Washington signed a deal with the Taliban, but this is not the end of the war
The US – Taliban deal should be only interpreted as an agreement between Washington and a specific group of Taliban for the safe passage of the US troops’ withdrawal. The agreement was welcomed as a success in diplomacy. However, the war in the country cannot be considered over since in Afghanistan several factions of Taliban and different terrorist groups connected to external actors are operating.
US President Donald Trump promoted the deal with the Taliban as a success in foreign diplomacy and a step forward for the US disengagement in Afghanistan according to his presidential campaign slogan ‘American First’. Suppose former US President Barack Obama and former State Secretary Hillary Clinton failed in ‘bringing the boys back home’. In that case, Donald Trump seems to be keeping his electoral campaign’s promises without considering the consequences for Afghanistan and regional stability.
Even though the document signed between Washington and the Taliban contains a sort of measures which might lead to a negotiation between the Taliban and the Afghan people, the recent Taliban attacks against the Afghan National Defence and Security Forces, which caused more than 25 victims, highlighted how far is the peaceful solution in the country. The following US airstrike against Taliban fighters in Nahr-e Saraj in the Helmand province as a response of the Taliban attacks confirms the fact that Washington has conducted negotiations with only a group of the Taliban and that the peace deal is fragile and far from being the perfect solution.
Furthermore, the deal represents a failure for the US foreign policy and the ‘War on Terror’ wanted by George W. Bush since in 2001 the US-led coalition forces attacked Afghanistan to eliminate al-Qaeda and Osama bin Laden after 9/11. Even though Osama bin Laden was killed in 2011 during the Obama Administration, al-Qaeda is still an international threat. The world has experienced the rise of different terrorist groups, first among all the Islamic State.
Negotiating with the Taliban now is possible
Also, although the White House has always declared the impossibility of interacting and negotiating with terrorist groups, for the first time, the deal with the Taliban exposed the United States to international critics and revealed a more pragmatic US approach regarding issues related to terrorism. In this case, it appears that Washington’s strategy in Afghanistan is based on the assumption that ‘the enemy of my enemy is my friend’ because in exchange of the abolition of the sanctions the Taliban promised to cut their link with al-Qaeda and fight the presence of the Islamic State in the country.
Since 2001 the war in Afghanistan has caused beyond 300,000 civilian casualties, thousands of deaths among the coalition forces and the Taliban, and a huge waste of money poured inside the country to improve the democratic process and economic development without tangible results.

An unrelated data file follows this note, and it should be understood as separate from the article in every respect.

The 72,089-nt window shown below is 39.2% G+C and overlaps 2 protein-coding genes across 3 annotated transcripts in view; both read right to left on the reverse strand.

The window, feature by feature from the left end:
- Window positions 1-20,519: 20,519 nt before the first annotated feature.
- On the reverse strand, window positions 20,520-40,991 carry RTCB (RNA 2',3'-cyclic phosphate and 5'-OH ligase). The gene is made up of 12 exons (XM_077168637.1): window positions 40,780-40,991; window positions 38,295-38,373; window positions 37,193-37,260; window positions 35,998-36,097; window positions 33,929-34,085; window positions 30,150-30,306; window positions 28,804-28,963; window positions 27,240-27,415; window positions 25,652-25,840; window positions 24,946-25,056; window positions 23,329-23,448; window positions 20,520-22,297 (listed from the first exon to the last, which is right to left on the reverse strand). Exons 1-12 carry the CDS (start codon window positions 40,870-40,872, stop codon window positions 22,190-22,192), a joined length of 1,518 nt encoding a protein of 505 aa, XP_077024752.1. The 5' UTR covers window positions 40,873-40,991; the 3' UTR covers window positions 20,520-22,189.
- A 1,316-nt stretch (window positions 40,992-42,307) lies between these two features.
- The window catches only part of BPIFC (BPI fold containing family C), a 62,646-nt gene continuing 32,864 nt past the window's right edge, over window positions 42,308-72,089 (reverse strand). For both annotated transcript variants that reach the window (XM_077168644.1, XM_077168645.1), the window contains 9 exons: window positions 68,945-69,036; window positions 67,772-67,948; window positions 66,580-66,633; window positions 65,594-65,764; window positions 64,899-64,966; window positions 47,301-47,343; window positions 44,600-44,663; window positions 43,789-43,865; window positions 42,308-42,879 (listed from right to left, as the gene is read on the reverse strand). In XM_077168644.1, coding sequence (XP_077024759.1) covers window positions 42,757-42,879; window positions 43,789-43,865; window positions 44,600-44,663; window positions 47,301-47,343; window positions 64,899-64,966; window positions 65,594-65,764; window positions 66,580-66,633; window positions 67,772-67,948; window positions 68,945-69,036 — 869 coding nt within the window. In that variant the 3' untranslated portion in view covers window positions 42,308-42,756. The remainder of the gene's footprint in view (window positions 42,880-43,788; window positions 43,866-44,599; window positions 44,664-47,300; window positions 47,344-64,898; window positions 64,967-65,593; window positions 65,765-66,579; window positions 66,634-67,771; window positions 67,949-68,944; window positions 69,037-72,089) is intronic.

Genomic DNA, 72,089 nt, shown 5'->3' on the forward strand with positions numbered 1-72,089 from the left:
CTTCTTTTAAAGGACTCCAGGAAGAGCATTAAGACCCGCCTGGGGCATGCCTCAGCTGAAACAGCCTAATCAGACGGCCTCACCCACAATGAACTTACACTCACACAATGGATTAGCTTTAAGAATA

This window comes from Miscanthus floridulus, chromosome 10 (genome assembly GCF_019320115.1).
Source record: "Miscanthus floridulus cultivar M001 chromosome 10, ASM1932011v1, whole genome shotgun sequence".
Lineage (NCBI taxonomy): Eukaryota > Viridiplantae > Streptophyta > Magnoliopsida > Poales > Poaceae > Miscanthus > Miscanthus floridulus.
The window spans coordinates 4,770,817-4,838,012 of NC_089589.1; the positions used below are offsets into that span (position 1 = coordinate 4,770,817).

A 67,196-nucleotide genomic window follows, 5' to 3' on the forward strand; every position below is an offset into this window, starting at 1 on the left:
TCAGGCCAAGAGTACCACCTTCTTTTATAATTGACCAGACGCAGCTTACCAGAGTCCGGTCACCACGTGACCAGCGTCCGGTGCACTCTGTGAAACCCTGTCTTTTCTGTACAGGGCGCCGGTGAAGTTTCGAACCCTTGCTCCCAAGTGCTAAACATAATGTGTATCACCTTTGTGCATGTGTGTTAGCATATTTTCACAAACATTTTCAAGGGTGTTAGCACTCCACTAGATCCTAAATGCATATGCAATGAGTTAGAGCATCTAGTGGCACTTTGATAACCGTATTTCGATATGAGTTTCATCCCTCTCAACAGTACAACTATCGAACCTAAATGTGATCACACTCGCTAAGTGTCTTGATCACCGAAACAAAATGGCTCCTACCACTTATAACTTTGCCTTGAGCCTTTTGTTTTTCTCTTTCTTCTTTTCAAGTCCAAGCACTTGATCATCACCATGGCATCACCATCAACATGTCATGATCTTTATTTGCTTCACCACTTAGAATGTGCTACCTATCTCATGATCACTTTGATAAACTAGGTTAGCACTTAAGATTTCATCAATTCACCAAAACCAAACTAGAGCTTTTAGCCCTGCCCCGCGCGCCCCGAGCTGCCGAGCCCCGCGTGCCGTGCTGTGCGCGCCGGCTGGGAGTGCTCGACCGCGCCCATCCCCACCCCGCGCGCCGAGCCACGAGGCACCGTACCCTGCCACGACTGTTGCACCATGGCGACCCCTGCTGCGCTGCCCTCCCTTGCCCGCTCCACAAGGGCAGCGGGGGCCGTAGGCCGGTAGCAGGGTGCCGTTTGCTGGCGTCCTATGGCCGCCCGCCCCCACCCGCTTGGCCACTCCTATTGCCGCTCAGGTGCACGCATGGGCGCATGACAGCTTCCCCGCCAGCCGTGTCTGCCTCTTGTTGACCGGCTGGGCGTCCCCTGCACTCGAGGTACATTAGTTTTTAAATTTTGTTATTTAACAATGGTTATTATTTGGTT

The current Afghan government, which is not recognized as legitimate by the Taliban, is living an internal crisis and a confrontation between the neo re-elected president Ashraf Ghani and his premier Abdullah Abdullah. Indeed, a weak and divided government cannot be considered able to take part in the negotiations with the Taliban as requested by US President Donald Trump.
Even though the US troops withdrawal is far from being accomplished soon, if the United States abandons Afghanistan, it will create a vacuum of power which can lead to a civil war as happened during the ‘90s after the Russo – Afghan War (1979 – 1989) or make China or the Russian Federation more involved in the country. Beijing has been hugely implicated in Afghan economic development investing a significant amount of money in infrastructural projects with the aim at supporting the realization of the Belt and Road Initiative, which needs stability in the Asian continent. At the same time, Moscow has always been interested in Afghanistan and has never renounced the idea of increasing its influence in Afghan domestic politics.
The US disengagement in Afghanistan can also be interpreted as Washington’s strategy of making more unstable and insecure Afghanistan and entire Central Asia because this area is fundamental for the success of the Belt and Road Initiative and part of the lebensraum (vital space) of the Russian Federation.
Nowadays, China is facing the economic consequences of Covid-19 while Russia is still trying to diversify its economy, which hugely depends on oil and gas revenues and is seriously affected by the oil price crisis and Western sanctions. If Washington leaves Afghanistan, Moscow and Beijing will be forced to increase their presence in the country. However, they do not currently have enough financial and political resources to face Afghan domestic and Central Asian problems.
Author: Giuliano Bifolchi